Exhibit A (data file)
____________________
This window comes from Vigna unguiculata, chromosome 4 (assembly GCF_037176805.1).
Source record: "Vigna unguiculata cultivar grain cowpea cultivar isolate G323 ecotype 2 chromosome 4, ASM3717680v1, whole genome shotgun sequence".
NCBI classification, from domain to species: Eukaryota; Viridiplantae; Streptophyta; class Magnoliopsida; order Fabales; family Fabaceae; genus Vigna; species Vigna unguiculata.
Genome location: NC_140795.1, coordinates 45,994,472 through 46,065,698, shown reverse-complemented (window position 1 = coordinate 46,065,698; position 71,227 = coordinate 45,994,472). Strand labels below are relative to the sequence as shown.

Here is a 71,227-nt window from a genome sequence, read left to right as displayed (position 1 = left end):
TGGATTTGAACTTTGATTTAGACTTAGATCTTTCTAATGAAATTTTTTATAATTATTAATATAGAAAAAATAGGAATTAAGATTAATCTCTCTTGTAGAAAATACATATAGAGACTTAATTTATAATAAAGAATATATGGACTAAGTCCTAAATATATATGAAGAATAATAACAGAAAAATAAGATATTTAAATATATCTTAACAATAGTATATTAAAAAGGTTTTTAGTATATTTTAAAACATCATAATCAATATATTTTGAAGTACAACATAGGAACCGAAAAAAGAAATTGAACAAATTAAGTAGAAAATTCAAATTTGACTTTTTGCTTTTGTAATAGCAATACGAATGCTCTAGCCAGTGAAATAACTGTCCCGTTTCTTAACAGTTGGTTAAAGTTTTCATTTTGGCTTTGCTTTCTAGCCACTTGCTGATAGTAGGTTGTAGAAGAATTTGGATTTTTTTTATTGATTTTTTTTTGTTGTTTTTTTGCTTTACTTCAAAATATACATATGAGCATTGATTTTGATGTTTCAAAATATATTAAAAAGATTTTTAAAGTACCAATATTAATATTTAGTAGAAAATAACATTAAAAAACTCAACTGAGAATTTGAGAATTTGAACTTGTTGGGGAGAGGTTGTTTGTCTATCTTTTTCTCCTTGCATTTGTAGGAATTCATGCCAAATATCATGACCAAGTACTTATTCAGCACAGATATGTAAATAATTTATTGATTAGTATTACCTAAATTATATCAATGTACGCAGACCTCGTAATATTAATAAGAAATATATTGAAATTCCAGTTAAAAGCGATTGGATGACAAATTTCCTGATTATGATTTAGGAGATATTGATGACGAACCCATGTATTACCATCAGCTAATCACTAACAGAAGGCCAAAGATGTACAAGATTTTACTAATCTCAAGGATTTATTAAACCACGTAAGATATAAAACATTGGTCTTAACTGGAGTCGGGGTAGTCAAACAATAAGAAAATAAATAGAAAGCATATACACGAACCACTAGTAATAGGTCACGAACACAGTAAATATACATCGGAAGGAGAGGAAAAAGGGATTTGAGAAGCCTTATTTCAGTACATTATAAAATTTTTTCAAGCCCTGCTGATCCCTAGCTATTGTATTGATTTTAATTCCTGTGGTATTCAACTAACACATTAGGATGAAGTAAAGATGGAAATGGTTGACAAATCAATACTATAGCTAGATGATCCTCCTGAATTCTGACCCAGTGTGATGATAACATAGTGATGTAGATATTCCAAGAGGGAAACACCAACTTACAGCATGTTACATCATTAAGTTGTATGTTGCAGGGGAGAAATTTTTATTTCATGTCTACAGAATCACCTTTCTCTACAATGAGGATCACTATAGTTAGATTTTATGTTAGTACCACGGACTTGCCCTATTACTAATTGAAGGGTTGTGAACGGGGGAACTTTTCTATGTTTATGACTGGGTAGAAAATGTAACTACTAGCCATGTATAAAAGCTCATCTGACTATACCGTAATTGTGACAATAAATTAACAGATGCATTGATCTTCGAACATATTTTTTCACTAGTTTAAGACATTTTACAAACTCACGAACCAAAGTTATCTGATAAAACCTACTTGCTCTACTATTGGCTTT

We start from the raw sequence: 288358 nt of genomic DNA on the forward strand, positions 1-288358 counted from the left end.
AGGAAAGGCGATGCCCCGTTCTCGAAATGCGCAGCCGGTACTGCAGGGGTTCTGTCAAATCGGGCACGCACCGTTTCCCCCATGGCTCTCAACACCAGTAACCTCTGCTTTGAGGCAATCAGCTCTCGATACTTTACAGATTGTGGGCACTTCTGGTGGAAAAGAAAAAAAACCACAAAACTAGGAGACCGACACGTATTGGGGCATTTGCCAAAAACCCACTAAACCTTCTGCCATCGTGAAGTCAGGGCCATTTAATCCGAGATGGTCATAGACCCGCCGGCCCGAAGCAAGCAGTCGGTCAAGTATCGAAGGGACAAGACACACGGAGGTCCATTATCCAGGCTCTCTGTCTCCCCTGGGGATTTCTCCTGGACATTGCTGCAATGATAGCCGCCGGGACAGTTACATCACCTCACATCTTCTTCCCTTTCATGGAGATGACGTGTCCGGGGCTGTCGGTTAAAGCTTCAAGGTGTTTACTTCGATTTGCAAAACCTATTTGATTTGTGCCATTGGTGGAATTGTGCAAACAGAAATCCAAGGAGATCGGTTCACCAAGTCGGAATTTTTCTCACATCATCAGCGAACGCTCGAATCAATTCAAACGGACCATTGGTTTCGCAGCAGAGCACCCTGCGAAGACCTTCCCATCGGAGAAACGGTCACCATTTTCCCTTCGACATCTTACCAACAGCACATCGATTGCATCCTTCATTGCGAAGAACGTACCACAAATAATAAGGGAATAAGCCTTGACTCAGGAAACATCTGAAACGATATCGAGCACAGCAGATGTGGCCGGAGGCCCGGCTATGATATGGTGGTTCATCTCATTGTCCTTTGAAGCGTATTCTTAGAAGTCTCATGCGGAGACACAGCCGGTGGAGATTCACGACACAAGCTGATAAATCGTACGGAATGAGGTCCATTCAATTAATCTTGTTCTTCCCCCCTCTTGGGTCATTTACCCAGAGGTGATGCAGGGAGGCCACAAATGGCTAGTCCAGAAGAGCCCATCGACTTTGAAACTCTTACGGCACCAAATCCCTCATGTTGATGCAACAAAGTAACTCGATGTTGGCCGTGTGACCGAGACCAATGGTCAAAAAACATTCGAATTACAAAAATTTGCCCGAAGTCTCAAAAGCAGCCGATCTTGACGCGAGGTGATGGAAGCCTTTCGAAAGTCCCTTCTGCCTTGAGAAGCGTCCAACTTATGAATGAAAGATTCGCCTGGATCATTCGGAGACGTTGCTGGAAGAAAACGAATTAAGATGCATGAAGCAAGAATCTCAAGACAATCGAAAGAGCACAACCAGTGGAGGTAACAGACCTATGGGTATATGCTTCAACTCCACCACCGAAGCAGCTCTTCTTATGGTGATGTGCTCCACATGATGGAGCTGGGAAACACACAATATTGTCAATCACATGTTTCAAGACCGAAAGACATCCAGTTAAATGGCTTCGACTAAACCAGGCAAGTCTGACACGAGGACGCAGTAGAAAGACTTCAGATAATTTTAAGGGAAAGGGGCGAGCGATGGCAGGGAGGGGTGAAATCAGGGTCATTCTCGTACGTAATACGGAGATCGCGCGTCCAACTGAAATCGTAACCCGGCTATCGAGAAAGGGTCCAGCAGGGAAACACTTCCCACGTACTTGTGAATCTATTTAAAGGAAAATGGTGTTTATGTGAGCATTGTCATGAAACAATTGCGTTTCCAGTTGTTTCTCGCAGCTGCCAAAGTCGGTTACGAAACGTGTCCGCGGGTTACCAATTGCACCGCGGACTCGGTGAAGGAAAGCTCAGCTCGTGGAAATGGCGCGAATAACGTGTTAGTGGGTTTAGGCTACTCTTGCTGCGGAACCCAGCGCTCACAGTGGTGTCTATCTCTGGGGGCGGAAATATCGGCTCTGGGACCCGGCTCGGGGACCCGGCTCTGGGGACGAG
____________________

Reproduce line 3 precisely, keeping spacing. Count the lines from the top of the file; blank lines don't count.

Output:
NCBI classification, from domain to species: Eukaryota; Viridiplantae; Streptophyta; class Magnoliopsida; order Fabales; family Fabaceae; genus Vigna; species Vigna unguiculata.